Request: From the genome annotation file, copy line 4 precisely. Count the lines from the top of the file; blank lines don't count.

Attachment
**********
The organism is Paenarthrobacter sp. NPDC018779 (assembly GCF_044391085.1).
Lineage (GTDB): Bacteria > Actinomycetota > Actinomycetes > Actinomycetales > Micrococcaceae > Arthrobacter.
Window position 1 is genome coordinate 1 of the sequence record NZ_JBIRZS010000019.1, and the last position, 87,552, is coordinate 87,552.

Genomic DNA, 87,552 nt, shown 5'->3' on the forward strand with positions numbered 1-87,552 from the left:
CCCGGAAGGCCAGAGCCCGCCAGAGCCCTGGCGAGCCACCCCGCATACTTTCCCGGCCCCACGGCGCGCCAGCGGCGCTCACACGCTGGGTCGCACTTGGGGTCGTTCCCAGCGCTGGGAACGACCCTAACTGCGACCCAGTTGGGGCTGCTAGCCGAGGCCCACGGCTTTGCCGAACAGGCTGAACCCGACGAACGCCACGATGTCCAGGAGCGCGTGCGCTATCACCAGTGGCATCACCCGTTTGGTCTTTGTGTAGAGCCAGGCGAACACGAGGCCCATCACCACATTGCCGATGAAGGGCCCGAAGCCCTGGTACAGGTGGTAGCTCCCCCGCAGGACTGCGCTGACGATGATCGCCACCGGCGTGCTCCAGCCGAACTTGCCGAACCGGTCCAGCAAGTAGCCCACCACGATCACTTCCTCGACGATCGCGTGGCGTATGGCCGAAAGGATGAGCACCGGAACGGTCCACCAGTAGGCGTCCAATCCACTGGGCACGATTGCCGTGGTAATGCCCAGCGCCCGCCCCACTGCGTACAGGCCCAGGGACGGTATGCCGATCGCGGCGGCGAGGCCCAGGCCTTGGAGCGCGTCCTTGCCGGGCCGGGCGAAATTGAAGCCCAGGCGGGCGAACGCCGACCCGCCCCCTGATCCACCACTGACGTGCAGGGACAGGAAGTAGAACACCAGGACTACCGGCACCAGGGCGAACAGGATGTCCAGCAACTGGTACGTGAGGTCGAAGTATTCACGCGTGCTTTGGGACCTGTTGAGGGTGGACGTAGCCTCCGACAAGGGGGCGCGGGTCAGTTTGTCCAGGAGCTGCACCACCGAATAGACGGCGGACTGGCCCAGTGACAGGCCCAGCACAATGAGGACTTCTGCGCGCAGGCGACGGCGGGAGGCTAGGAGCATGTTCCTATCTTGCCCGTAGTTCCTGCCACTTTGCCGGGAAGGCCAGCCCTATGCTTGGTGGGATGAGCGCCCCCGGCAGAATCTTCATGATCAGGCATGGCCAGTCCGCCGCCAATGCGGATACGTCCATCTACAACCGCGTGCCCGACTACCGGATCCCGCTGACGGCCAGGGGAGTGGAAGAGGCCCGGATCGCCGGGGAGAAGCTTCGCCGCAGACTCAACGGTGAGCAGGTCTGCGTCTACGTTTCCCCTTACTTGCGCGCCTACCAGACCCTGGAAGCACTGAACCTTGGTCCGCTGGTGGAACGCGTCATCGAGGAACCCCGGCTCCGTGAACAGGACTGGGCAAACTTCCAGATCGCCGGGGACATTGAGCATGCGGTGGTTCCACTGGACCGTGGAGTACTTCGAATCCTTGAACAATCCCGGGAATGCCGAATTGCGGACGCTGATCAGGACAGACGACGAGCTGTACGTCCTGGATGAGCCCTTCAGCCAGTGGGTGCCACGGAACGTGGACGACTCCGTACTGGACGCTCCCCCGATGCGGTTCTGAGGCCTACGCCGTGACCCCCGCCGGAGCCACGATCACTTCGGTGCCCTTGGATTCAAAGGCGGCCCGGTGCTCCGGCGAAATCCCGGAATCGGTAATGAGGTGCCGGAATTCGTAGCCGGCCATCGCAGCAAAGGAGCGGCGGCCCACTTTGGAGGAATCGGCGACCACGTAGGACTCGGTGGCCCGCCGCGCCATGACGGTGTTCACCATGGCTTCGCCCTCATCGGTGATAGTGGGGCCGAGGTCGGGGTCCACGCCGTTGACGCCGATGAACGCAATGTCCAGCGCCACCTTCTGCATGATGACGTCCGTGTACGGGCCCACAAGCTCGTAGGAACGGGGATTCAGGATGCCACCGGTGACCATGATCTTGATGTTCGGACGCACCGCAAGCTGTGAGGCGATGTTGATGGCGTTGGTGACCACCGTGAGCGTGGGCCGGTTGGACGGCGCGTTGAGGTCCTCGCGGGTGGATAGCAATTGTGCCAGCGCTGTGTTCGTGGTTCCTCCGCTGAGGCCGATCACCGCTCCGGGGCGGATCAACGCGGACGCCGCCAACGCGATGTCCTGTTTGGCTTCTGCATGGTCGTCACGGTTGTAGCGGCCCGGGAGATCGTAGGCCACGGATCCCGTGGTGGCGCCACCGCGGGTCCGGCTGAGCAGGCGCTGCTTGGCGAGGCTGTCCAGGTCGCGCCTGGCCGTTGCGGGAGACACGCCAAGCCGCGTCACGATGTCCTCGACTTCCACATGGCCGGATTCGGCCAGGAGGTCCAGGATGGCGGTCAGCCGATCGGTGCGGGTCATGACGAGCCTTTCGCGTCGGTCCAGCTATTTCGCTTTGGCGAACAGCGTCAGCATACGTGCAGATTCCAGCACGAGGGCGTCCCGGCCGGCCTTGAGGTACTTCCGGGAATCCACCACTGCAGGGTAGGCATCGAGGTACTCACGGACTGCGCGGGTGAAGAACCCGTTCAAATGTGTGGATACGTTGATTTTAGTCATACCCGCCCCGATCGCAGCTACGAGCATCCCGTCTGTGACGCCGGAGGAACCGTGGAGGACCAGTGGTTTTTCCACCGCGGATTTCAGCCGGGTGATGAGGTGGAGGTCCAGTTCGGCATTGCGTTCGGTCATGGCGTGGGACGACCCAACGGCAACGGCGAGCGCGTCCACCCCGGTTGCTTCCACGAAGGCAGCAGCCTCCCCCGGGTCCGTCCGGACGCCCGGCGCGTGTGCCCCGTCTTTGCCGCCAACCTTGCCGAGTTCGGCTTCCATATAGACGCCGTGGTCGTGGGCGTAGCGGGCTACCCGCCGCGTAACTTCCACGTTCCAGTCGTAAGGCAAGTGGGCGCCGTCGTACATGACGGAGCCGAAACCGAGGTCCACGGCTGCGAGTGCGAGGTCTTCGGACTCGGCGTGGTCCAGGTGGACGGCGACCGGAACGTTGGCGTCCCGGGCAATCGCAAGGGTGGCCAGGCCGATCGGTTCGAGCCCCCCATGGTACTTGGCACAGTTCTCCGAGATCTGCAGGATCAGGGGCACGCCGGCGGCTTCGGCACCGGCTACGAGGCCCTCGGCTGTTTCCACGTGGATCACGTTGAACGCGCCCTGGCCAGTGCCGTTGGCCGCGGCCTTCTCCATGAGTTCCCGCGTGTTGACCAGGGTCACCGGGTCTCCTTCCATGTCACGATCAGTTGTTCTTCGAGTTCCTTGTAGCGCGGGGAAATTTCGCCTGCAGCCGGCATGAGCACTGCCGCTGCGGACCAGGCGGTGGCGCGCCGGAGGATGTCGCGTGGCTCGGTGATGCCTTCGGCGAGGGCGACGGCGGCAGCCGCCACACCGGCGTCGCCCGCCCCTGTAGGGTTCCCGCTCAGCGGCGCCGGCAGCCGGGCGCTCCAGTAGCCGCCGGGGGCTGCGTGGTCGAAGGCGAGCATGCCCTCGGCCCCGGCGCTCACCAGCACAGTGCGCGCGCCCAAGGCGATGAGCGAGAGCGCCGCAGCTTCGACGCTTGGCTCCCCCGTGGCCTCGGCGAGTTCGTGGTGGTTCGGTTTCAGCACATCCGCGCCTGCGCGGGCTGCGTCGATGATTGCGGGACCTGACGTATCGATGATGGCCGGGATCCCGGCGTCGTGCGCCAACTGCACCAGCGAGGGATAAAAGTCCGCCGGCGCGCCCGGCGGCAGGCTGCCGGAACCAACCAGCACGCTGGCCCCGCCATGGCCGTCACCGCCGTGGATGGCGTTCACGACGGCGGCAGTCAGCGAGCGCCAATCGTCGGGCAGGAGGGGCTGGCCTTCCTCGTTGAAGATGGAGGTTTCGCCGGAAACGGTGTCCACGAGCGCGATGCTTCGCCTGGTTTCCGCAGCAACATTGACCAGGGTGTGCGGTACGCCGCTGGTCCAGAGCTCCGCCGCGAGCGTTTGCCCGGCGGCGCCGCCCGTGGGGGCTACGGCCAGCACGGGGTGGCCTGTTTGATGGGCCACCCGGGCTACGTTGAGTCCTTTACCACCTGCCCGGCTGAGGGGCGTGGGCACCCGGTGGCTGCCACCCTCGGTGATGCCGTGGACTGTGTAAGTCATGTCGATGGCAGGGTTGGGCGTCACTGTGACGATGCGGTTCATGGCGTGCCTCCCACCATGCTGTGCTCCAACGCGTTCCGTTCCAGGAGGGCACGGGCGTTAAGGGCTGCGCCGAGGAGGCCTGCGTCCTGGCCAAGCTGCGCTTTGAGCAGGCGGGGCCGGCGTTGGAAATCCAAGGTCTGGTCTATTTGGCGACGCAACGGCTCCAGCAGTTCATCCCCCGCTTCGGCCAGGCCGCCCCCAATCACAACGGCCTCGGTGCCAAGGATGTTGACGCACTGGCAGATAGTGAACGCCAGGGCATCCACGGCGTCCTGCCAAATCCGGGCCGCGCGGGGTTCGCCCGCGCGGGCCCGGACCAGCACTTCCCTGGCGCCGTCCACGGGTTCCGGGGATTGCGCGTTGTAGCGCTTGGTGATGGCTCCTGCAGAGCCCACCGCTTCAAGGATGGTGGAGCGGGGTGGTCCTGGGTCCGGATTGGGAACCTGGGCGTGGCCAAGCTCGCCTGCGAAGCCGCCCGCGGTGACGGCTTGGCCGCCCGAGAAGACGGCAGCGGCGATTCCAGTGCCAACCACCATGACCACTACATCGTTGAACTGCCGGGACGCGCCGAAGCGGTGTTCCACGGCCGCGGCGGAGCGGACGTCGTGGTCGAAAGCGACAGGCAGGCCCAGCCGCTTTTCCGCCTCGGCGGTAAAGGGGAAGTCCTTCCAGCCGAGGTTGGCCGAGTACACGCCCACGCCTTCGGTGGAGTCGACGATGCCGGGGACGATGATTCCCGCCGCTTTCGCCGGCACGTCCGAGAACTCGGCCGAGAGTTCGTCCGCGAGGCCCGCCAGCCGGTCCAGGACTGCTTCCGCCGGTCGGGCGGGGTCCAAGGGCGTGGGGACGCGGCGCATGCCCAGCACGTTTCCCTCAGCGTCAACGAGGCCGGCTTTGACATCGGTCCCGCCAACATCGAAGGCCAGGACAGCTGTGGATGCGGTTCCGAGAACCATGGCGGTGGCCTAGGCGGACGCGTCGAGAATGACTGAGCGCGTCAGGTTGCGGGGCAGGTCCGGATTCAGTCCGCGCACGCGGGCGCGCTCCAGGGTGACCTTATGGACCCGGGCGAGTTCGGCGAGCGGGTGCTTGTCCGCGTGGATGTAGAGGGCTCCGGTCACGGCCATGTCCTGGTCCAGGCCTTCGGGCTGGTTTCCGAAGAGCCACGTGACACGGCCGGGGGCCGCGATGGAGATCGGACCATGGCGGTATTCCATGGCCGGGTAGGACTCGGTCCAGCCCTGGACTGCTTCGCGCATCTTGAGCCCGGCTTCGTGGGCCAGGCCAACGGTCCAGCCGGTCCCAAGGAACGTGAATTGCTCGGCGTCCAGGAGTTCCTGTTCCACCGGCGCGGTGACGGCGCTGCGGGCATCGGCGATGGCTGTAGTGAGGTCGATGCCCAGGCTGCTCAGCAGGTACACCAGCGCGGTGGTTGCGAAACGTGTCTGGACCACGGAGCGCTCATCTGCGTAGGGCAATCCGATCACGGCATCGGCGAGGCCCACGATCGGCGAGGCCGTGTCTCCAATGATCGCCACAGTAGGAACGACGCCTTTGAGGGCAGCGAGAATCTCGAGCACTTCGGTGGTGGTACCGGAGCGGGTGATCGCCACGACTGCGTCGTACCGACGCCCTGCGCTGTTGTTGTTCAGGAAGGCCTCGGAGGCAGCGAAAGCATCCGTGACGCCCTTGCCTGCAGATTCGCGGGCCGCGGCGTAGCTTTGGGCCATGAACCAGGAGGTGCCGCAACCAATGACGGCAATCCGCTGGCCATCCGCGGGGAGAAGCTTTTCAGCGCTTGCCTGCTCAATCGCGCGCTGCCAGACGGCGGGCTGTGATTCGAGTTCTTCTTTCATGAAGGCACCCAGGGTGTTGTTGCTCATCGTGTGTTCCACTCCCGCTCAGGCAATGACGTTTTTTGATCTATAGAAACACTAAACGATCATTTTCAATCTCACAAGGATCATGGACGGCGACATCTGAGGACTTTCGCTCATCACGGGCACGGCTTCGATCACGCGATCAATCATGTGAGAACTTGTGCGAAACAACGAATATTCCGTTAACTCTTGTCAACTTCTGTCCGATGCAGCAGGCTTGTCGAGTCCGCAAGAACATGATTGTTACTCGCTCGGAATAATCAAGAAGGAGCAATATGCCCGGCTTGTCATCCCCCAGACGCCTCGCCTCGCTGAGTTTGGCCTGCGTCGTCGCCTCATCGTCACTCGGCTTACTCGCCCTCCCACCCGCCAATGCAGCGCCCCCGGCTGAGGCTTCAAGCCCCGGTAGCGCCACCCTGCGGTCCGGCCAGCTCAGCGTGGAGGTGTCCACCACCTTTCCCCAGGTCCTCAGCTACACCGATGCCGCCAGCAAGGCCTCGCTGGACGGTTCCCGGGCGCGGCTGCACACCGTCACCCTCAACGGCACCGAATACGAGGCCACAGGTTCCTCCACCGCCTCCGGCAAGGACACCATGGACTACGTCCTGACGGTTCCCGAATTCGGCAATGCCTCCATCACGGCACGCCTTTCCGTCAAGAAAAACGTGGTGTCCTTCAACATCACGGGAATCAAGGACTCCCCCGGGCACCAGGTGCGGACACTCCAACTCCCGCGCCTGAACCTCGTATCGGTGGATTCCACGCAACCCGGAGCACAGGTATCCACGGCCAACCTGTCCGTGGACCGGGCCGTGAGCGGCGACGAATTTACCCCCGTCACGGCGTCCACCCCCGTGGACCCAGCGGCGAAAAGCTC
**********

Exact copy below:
Genomic DNA, 87,552 nt, shown 5'->3' on the forward strand with positions numbered 1-87,552 from the left: